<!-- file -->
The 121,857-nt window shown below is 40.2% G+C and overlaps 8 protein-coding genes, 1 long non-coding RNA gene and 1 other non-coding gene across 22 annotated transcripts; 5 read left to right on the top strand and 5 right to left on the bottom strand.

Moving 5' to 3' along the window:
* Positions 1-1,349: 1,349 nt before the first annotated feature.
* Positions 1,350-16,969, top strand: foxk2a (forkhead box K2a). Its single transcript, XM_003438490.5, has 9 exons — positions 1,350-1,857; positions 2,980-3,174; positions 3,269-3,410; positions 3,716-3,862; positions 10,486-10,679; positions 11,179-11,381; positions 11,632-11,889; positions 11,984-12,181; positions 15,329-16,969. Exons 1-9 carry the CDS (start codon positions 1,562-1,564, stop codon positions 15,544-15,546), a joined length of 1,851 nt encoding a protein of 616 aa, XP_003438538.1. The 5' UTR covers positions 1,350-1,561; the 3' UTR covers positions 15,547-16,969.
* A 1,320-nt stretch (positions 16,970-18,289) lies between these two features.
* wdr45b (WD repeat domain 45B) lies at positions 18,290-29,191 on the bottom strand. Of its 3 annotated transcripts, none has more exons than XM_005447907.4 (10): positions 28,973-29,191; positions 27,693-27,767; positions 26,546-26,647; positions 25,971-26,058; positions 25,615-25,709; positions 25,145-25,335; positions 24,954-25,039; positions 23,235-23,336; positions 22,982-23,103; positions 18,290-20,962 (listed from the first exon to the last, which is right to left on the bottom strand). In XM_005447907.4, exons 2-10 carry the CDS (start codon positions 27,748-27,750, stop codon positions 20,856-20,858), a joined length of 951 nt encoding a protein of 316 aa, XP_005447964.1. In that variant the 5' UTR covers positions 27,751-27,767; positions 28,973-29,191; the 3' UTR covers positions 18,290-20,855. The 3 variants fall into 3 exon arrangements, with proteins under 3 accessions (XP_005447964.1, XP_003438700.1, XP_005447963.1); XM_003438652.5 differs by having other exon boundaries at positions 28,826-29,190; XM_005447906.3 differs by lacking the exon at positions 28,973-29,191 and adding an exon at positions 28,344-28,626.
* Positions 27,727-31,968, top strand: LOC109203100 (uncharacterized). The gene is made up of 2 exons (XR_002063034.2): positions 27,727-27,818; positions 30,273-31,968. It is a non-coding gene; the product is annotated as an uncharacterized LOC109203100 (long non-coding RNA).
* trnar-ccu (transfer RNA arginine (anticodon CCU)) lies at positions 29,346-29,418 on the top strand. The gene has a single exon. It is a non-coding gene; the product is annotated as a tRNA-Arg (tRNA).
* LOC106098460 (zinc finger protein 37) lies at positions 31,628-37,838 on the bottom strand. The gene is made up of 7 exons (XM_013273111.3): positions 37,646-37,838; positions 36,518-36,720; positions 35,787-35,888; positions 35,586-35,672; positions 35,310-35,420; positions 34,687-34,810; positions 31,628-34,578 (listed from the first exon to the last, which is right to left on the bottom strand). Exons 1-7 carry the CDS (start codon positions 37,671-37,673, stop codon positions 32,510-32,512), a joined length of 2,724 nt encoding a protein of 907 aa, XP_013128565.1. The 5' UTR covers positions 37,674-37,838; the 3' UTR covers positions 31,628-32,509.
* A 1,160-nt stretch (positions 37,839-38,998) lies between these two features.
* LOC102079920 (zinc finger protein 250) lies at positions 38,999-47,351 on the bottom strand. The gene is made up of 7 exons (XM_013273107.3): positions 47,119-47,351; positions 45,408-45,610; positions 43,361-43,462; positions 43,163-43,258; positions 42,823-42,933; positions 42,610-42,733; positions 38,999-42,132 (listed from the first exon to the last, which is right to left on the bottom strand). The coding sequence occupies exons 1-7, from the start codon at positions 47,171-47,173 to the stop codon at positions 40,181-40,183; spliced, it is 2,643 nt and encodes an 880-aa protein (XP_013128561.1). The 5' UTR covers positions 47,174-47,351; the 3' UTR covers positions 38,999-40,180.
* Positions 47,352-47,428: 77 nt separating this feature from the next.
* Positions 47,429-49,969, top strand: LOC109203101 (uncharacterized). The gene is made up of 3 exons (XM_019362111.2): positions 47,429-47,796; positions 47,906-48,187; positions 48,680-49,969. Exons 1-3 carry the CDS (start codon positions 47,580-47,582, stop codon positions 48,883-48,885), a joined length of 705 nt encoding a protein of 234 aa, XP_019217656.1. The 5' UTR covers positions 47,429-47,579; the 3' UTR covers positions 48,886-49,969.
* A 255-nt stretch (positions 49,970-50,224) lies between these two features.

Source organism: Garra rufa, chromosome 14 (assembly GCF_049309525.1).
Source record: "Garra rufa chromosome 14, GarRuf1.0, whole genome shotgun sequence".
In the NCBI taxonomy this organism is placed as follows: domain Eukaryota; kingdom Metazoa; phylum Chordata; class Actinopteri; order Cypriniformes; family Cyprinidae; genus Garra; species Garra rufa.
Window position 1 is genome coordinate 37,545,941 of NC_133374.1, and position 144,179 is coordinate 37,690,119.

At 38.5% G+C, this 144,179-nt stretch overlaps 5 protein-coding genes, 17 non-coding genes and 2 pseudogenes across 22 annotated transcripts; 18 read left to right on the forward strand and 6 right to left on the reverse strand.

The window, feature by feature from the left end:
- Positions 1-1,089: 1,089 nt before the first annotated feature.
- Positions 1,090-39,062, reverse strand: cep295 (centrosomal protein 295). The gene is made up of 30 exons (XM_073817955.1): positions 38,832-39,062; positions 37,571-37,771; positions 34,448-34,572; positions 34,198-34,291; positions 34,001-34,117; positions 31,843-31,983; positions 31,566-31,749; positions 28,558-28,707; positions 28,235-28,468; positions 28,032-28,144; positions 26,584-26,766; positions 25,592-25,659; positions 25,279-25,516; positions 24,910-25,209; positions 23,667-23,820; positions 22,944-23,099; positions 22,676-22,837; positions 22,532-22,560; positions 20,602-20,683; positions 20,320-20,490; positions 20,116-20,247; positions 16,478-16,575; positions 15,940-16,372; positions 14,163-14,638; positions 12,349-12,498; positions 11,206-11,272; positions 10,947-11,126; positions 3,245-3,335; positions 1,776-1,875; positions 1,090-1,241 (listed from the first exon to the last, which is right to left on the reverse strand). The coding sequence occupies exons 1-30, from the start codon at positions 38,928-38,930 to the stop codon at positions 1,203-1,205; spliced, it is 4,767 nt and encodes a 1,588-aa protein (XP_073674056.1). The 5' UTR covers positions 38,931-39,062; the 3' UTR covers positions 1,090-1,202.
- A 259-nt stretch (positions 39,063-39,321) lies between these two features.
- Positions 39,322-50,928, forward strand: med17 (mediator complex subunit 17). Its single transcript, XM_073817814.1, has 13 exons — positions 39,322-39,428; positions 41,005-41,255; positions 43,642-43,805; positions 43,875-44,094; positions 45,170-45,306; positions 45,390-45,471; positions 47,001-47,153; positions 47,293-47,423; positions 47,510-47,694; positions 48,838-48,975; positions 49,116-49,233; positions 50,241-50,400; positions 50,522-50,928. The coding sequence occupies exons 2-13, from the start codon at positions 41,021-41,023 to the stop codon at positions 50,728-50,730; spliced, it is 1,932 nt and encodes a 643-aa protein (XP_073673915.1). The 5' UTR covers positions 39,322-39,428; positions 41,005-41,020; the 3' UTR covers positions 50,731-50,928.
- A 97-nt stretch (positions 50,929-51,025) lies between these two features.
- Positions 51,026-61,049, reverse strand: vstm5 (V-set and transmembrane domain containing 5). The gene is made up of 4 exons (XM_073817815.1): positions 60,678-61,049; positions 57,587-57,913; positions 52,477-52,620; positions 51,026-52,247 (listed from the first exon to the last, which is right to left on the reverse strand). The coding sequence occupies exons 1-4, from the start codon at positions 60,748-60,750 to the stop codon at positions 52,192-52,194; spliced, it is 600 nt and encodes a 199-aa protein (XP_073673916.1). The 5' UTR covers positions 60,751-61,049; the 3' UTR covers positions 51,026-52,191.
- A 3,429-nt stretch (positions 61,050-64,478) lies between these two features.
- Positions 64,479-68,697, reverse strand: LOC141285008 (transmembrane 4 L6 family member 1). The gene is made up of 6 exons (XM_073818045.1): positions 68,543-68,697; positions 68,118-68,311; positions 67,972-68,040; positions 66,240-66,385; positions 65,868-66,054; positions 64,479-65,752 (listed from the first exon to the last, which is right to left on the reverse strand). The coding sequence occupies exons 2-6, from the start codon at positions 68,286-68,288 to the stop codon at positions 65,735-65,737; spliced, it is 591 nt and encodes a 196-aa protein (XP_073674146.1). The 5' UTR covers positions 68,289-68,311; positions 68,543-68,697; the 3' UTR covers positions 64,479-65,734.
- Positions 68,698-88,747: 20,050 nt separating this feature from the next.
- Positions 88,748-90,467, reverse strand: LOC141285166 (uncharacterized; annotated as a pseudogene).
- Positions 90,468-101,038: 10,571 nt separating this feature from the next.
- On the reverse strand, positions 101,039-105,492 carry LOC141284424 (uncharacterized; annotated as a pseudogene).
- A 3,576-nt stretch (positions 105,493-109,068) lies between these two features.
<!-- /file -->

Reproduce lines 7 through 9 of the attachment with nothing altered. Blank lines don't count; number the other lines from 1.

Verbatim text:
* Positions 27,727-31,968, top strand: LOC109203100 (uncharacterized). The gene is made up of 2 exons (XR_002063034.2): positions 27,727-27,818; positions 30,273-31,968. It is a non-coding gene; the product is annotated as an uncharacterized LOC109203100 (long non-coding RNA).
* trnar-ccu (transfer RNA arginine (anticodon CCU)) lies at positions 29,346-29,418 on the top strand. The gene has a single exon. It is a non-coding gene; the product is annotated as a tRNA-Arg (tRNA).
* LOC106098460 (zinc finger protein 37) lies at positions 31,628-37,838 on the bottom strand. The gene is made up of 7 exons (XM_013273111.3): positions 37,646-37,838; positions 36,518-36,720; positions 35,787-35,888; positions 35,586-35,672; positions 35,310-35,420; positions 34,687-34,810; positions 31,628-34,578 (listed from the first exon to the last, which is right to left on the bottom strand). Exons 1-7 carry the CDS (start codon positions 37,671-37,673, stop codon positions 32,510-32,512), a joined length of 2,724 nt encoding a protein of 907 aa, XP_013128565.1. The 5' UTR covers positions 37,674-37,838; the 3' UTR covers positions 31,628-32,509.